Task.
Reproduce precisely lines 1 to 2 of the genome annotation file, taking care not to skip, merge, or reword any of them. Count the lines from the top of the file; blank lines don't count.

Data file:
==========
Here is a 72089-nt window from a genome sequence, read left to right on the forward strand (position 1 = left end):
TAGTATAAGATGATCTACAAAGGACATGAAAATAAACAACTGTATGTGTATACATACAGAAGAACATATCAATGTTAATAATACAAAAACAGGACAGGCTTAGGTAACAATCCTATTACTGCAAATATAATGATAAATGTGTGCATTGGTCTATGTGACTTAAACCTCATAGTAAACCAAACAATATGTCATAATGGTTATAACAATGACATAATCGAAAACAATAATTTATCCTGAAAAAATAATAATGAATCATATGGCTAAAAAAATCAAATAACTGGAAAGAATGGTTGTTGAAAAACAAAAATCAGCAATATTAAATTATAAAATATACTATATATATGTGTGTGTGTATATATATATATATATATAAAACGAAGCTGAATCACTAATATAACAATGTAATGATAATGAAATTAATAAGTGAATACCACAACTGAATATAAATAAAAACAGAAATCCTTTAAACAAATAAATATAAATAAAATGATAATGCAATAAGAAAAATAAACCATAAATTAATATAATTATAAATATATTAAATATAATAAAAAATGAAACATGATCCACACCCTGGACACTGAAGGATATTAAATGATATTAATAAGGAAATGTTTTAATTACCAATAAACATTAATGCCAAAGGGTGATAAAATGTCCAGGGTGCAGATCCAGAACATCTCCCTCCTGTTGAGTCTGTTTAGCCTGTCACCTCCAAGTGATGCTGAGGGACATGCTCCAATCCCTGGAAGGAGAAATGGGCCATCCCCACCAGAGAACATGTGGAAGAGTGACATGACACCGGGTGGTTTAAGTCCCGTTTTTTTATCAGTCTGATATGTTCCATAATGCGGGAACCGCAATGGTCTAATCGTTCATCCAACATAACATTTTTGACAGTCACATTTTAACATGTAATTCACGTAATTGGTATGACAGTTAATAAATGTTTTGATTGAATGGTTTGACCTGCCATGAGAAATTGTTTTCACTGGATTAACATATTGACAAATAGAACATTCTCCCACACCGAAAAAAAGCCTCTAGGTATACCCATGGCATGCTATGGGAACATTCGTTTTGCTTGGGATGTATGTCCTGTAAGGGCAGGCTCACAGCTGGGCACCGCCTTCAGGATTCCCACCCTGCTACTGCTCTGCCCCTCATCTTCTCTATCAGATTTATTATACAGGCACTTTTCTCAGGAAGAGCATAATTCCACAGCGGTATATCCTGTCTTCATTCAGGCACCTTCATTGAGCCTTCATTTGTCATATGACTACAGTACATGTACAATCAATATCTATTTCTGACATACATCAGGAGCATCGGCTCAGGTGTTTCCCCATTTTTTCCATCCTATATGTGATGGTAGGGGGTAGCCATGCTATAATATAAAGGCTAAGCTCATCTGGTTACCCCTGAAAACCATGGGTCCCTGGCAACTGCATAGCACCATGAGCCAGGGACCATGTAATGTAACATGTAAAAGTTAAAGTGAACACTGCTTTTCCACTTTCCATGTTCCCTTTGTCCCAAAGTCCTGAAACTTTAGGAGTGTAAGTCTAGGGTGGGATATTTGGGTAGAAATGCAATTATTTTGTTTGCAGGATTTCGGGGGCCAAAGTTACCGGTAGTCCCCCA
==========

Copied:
Here is a 72089-nt window from a genome sequence, read left to right on the forward strand (position 1 = left end):
TAGTATAAGATGATCTACAAAGGACATGAAAATAAACAACTGTATGTGTATACATACAGAAGAACATATCAATGTTAATAATACAAAAACAGGACAGGCTTAGGTAACAATCCTATTACTGCAAATATAATGATAAATGTGTGCATTGGTCTATGTGACTTAAACCTCATAGTAAACCAAACAATATGTCATAATGGTTATAACAATGACATAATCGAAAACAATAATTTATCCTGAAAAAATAATAATGAATCATATGGCTAAAAAAATCAAATAACTGGAAAGAATGGTTGTTGAAAAACAAAAATCAGCAATATTAAATTATAAAATATACTATATATATGTGTGTGTGTATATATATATATATATATAAAACGAAGCTGAATCACTAATATAACAATGTAATGATAATGAAATTAATAAGTGAATACCACAACTGAATATAAATAAAAACAGAAATCCTTTAAACAAATAAATATAAATAAAATGATAATGCAATAAGAAAAATAAACCATAAATTAATATAATTATAAATATATTAAATATAATAAAAAATGAAACATGATCCACACCCTGGACACTGAAGGATATTAAATGATATTAATAAGGAAATGTTTTAATTACCAATAAACATTAATGCCAAAGGGTGATAAAATGTCCAGGGTGCAGATCCAGAACATCTCCCTCCTGTTGAGTCTGTTTAGCCTGTCACCTCCAAGTGATGCTGAGGGACATGCTCCAATCCCTGGAAGGAGAAATGGGCCATCCCCACCAGAGAACATGTGGAAGAGTGACATGACACCGGGTGGTTTAAGTCCCGTTTTTTTATCAGTCTGATATGTTCCATAATGCGGGAACCGCAATGGTCTAATCGTTCATCCAACATAACATTTTTGACAGTCACATTTTAACATGTAATTCACGTAATTGGTATGACAGTTAATAAATGTTTTGATTGAATGGTTTGACCTGCCATGAGAAATTGTTTTCACTGGATTAACATATTGACAAATAGAACATTCTCCCACACCGAAAAAAAGCCTCTAGGTATACCCATGGCATGCTATGGGAACATTCGTTTTGCTTGGGATGTATGTCCTGTAAGGGCAGGCTCACAGCTGGGCACCGCCTTCAGGATTCCCACCCTGCTACTGCTCTGCCCCTCATCTTCTCTATCAGATTTATTATACAGGCACTTTTCTCAGGAAGAGCATAATTCCACAGCGGTATATCCTGTCTTCATTCAGGCACCTTCATTGAGCCTTCATTTGTCATATGACTACAGTACATGTACAATCAATATCTATTTCTGACATACATCAGGAGCATCGGCTCAGGTGTTTCCCCATTTTTTCCATCCTATATGTGATGGTAGGGGGTAGCCATGCTATAATATAAAGGCTAAGCTCATCTGGTTACCCCTGAAAACCATGGGTCCCTGGCAACTGCATAGCACCATGAGCCAGGGACCATGTAATGTAACATGTAAAAGTTAAAGTGAACACTGCTTTTCCACTTTCCATGTTCCCTTTGTCCCAAAGTCCTGAAACTTTAGGAGTGTAAGTCTAGGGTGGGATATTTGGGTAGAAATGCAATTATTTTGTTTGCAGGATTTCGGGGGCCAAAGTTACCGGTAGTCCCCCA